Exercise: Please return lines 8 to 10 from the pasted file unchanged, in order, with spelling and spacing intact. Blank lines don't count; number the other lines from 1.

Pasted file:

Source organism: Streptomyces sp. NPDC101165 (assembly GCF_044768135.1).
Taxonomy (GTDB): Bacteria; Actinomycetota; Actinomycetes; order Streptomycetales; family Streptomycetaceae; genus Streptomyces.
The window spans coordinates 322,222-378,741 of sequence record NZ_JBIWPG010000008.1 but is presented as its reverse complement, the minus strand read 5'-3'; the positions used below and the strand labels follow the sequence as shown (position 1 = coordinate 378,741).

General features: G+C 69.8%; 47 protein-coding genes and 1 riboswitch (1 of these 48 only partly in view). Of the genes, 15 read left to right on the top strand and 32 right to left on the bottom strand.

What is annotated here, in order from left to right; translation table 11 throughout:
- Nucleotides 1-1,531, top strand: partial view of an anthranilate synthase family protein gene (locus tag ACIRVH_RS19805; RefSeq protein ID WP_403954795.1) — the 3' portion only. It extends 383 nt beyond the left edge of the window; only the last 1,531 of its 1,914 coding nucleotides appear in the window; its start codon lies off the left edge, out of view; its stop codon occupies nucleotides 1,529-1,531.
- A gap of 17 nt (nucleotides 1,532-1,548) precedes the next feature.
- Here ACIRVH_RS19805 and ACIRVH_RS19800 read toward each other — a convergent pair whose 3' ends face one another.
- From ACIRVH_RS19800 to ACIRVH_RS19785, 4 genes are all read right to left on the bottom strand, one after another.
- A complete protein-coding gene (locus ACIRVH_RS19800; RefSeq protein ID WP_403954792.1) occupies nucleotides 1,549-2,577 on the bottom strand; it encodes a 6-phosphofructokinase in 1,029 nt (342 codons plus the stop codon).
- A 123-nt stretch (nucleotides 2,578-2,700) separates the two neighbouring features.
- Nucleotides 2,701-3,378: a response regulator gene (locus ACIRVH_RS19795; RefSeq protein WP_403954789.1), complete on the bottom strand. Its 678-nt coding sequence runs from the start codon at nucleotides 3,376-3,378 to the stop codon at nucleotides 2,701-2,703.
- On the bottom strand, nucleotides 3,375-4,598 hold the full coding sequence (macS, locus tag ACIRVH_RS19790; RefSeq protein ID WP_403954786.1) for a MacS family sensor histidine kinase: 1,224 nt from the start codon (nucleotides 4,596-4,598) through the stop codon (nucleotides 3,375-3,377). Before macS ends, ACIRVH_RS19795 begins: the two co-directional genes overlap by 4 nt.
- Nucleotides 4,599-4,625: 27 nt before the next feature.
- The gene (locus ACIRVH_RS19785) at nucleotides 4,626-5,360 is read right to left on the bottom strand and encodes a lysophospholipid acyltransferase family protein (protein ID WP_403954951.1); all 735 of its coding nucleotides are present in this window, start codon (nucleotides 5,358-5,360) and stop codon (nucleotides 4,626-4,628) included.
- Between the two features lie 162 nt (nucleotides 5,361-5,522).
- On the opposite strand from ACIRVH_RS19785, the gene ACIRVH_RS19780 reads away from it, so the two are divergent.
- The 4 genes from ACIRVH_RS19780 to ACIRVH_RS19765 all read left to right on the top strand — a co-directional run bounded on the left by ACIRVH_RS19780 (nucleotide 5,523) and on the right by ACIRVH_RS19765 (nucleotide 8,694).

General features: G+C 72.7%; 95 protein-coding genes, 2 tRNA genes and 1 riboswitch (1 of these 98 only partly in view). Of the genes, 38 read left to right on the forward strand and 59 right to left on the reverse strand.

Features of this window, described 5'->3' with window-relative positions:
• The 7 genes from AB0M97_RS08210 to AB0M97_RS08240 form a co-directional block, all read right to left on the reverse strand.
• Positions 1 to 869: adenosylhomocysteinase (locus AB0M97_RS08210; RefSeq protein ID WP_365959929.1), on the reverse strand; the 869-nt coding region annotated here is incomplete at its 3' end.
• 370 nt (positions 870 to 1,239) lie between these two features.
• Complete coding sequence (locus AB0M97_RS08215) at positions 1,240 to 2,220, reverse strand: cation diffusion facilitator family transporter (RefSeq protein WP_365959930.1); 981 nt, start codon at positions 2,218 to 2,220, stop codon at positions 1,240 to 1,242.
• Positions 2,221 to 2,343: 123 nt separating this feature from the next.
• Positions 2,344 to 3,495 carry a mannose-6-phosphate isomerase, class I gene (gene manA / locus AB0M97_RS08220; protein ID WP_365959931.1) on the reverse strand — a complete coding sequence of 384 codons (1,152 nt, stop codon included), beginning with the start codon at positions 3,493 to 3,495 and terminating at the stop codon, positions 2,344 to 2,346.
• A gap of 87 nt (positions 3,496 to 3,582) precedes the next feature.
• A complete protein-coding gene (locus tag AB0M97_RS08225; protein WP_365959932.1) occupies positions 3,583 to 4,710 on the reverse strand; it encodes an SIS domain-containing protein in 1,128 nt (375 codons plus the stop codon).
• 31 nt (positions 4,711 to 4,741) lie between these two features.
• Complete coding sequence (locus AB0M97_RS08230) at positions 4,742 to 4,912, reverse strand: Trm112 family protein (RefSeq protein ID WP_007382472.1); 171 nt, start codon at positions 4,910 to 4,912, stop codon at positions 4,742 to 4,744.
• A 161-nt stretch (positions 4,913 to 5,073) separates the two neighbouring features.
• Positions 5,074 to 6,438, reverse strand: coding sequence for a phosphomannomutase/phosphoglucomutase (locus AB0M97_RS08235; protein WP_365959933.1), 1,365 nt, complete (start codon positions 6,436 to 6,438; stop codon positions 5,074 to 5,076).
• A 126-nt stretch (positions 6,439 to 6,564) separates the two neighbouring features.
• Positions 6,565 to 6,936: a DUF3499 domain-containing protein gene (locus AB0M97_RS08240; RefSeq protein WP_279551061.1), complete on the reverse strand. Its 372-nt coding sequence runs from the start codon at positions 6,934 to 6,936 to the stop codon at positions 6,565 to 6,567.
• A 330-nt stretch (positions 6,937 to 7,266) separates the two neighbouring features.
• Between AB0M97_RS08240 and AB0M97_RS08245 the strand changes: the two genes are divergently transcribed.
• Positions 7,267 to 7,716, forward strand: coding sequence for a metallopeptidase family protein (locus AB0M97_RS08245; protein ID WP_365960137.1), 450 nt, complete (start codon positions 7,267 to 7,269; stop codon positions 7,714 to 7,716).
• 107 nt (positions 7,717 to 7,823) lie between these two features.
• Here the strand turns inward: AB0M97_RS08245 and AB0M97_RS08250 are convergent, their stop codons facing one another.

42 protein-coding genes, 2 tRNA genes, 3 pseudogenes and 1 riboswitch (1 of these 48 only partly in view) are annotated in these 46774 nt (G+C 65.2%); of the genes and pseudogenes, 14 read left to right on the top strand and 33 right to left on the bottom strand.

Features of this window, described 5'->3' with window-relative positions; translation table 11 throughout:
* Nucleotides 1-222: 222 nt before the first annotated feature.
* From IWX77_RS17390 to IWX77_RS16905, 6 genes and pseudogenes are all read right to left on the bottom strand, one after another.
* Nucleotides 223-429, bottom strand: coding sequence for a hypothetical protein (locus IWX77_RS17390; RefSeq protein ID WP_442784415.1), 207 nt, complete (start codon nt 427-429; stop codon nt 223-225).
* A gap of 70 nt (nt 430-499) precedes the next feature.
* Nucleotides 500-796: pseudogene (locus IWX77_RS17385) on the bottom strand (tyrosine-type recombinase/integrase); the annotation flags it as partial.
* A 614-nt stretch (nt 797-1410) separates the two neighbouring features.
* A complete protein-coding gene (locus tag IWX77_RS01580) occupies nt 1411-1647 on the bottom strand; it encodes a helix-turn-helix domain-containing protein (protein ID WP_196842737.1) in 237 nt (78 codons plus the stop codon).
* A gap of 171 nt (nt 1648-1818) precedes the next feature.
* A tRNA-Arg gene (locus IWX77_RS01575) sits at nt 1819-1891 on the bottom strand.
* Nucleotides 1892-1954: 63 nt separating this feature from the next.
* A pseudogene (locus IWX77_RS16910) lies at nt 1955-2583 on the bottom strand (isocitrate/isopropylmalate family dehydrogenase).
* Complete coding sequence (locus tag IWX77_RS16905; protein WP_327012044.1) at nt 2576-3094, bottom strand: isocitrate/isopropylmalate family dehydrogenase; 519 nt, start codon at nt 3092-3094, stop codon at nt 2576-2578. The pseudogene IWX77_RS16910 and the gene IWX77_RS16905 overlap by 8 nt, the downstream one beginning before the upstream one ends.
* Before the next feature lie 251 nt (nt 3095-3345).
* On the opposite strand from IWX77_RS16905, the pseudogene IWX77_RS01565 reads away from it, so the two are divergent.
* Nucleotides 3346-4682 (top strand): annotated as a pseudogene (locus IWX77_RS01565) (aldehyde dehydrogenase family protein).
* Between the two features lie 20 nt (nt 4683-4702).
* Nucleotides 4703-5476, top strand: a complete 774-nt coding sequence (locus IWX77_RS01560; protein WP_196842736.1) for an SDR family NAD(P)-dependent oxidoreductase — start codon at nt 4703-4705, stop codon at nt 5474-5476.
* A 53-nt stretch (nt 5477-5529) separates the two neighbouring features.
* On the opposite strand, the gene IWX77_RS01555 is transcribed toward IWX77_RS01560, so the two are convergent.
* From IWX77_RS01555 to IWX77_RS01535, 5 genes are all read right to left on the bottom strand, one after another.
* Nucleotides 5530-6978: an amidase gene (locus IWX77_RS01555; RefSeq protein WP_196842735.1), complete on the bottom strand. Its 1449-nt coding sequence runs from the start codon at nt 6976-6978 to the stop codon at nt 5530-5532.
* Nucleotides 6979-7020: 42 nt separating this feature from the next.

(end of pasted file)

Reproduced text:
- Here ACIRVH_RS19805 and ACIRVH_RS19800 read toward each other — a convergent pair whose 3' ends face one another.
- From ACIRVH_RS19800 to ACIRVH_RS19785, 4 genes are all read right to left on the bottom strand, one after another.
- A complete protein-coding gene (locus ACIRVH_RS19800; RefSeq protein ID WP_403954792.1) occupies nucleotides 1,549-2,577 on the bottom strand; it encodes a 6-phosphofructokinase in 1,029 nt (342 codons plus the stop codon).